Don't tangle with the Brambles

Brambles; Amersham; Smartlogik
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The Independent Online

Now available in the UK: the world's biggest transporter of industrial pallets.

Buried inside GKN, the engineering conglomerate run by Sir CK Chow, its business of hiring out and moving these crates has been dominating most of its main markets and provided double-digit growth. This week it has merged with Brambles, GKN's Australian joint venture partner, Sir CK is moving over to the new company, and the whole shebang has been floated in the UK.

Brambles Industries made its debut yesterday, and it was an inauspicious one. It is now a broad logistics group, combining the Chep pallets unit with a less attractive industrial plant and transport hire business (from Brambles) and the Cleanaway waste management service (from GKN). Engineering sector investors didn't fancy hanging on to their free Brambles shares and the stock, which began trading at 390p, ended down at 361p.

It is not a good time to be looking to pick up stock from these reluctant shareholders. Global growth is slowing – UK manufacturing is officially in recession – and there is no clear picture yet of how far we are from the bottom of the economic cycle.

At the same time, Chep is investing heavily in new technology to help track pallets on their journey, improving customer efficiency, and expanding the group into the US and continental Europe. It remains unclear what effect this could have on margins.

Brambles is also quitting some non-core businesses, but the divestment programme is running behind schedule and could prove disappointing.

Earnings per share are projected to be flat over the next 12 months because of increased capital expenditure and a larger tax bill. Brambles shares are on a multiple of 25 times 2002 earnings, which is historically high and doesn't account for the economic risks. Avoid.


Amersham, maker of medical screening and biotech research equipment, has dropped the Nycomed from its name since this column rated it a long-term buy earlier in the year. Our recommendation remains in tact.

The company unveiled some impressive interim results yesterday, beating market forecasts with a pre-tax profit up 6 per cent at constant exchange rates, coming out at £137.8m. Sales were £782.9, showing underlying growth of 13 per cent. The most pleasant surprise was the scale of sales growth at Amersham's imaging business, where it has a broad range of snazzy technology to help doctors diagnose disease. This area will be a crucial driver of future growth, as the population of the developed world ages and as nervousness over being sued encourages doctors to back their diagnoses with scientific scans.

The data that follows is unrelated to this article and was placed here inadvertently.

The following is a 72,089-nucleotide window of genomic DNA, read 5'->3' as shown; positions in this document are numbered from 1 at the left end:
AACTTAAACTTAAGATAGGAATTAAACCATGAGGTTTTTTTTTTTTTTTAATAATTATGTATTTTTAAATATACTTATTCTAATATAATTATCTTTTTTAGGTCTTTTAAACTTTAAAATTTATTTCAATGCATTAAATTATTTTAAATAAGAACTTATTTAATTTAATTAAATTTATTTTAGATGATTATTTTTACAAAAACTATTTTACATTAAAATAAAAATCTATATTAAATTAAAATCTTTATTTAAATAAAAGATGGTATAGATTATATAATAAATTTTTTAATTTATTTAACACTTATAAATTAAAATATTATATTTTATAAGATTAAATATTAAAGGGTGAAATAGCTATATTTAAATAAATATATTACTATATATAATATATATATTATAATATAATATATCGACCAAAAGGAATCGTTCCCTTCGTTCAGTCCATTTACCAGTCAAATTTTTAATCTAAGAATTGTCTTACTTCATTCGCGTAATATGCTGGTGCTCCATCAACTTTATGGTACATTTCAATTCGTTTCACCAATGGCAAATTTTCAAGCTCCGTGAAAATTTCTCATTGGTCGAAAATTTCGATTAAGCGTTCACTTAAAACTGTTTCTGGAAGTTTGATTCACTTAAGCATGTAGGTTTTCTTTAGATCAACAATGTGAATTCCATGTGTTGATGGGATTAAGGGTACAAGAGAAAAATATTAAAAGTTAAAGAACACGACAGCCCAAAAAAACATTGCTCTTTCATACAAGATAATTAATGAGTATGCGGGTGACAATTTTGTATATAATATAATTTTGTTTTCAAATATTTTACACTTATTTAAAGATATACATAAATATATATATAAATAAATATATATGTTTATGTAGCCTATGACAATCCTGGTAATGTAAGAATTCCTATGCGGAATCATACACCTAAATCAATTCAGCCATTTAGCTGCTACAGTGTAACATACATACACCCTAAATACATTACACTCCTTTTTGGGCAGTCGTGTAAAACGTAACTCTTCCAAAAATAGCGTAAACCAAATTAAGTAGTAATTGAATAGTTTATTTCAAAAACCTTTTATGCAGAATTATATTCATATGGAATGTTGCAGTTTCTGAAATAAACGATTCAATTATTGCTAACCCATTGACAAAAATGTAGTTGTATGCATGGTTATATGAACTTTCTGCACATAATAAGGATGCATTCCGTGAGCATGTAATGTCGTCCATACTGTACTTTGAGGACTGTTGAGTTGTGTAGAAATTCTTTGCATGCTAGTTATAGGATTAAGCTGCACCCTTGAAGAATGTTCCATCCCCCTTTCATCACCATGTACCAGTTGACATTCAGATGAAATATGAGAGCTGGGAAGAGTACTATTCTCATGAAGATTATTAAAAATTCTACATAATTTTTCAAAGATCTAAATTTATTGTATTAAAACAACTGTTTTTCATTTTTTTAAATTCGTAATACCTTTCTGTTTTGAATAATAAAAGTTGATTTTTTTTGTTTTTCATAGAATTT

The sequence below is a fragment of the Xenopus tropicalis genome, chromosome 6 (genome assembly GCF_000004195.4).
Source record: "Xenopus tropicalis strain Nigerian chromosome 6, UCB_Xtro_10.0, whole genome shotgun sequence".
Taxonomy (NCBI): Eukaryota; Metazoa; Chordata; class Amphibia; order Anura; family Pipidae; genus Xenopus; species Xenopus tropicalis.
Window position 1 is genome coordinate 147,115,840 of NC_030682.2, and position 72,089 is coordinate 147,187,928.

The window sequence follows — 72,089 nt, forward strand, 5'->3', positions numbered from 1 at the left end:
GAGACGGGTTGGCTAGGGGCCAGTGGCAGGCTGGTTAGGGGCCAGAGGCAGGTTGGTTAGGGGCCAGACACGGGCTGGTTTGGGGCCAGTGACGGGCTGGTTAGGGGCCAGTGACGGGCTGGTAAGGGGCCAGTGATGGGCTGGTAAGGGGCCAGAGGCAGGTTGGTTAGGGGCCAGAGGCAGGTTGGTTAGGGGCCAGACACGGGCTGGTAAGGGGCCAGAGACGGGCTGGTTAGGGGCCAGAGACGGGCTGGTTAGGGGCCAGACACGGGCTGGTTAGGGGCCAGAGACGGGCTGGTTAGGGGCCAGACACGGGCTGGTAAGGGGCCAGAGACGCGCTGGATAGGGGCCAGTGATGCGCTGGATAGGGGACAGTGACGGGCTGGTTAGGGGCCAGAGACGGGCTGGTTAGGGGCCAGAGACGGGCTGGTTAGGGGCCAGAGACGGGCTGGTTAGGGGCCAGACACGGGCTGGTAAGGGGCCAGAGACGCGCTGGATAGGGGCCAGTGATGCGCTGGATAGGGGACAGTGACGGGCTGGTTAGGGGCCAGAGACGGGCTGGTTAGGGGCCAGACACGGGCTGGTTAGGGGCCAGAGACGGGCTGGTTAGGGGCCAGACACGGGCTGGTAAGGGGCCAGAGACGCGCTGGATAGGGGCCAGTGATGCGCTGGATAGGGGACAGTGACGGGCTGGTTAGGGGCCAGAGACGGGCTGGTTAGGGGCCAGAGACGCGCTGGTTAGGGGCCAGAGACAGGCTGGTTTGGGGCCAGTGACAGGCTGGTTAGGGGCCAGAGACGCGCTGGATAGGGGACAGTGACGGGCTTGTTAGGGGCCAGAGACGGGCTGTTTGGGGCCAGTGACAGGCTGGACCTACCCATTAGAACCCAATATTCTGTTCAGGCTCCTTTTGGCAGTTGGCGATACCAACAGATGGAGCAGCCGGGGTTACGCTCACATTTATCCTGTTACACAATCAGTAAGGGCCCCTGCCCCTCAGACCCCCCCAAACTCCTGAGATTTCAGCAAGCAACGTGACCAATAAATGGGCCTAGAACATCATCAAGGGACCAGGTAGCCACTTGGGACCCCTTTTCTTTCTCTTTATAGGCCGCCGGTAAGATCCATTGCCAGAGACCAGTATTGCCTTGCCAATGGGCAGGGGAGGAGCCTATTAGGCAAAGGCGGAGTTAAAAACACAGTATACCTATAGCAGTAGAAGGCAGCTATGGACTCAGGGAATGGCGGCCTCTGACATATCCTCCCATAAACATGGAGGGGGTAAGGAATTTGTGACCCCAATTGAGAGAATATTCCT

The company stuck to its line on the flotation of AP Biotech, its life sciences joint venture: no chance in the current, depressed market. It is more likely now that it will simply buy out Pharmacia, its partner. Operating profits at the unit were down 6 per cent on last year, when the mapping of the human genome sparked unprecedented effort in gene sequencing. But AP Biotech's research costs have peaked and growth should resume.

A rise of 20p to 585p yesterday puts Amersham on 23 times this year's expected earnings. It is a good stock at a reasonable price. Buy.


Smartlogik's FIRST set of figures as a standalone business are nothing to write home about. In the three months to 3 June, sales from continuing businesses came in at £1.7m – down from £2.2m in the first quarter. Second quarter operating losses totalled £6.8m.

The company, which sells search engine-style software, claims the dip in sales was due to disruption surrounding its restructuring and transformation from the old Bright Station and the exit of Dan Wagner, the colourful founder who was widely disliked in the City.

However, its technology is similar to that of Autonomy, which has repeatedly warned that its customers are taking longer to decide whether they want the kit. The risk is that, since Smartlogik is moving away from quarterly reporting, investors will have a long wait to find out how deeply market conditions are biting.

Thanks to a £12m fundraising last month, immediate cash concerns have been eased and management believe it can comfortably last out to profitability. But they won't say when that might be.

Smartlogik still has to shake off its chequered history, which won't be easy at a time of difficult economic conditions. The the stock is trading on just 1.4 times forecast sales of £10m for 2001, but there is no hurry to buy. The new Smartlogik has a smart management team but the jury is still out.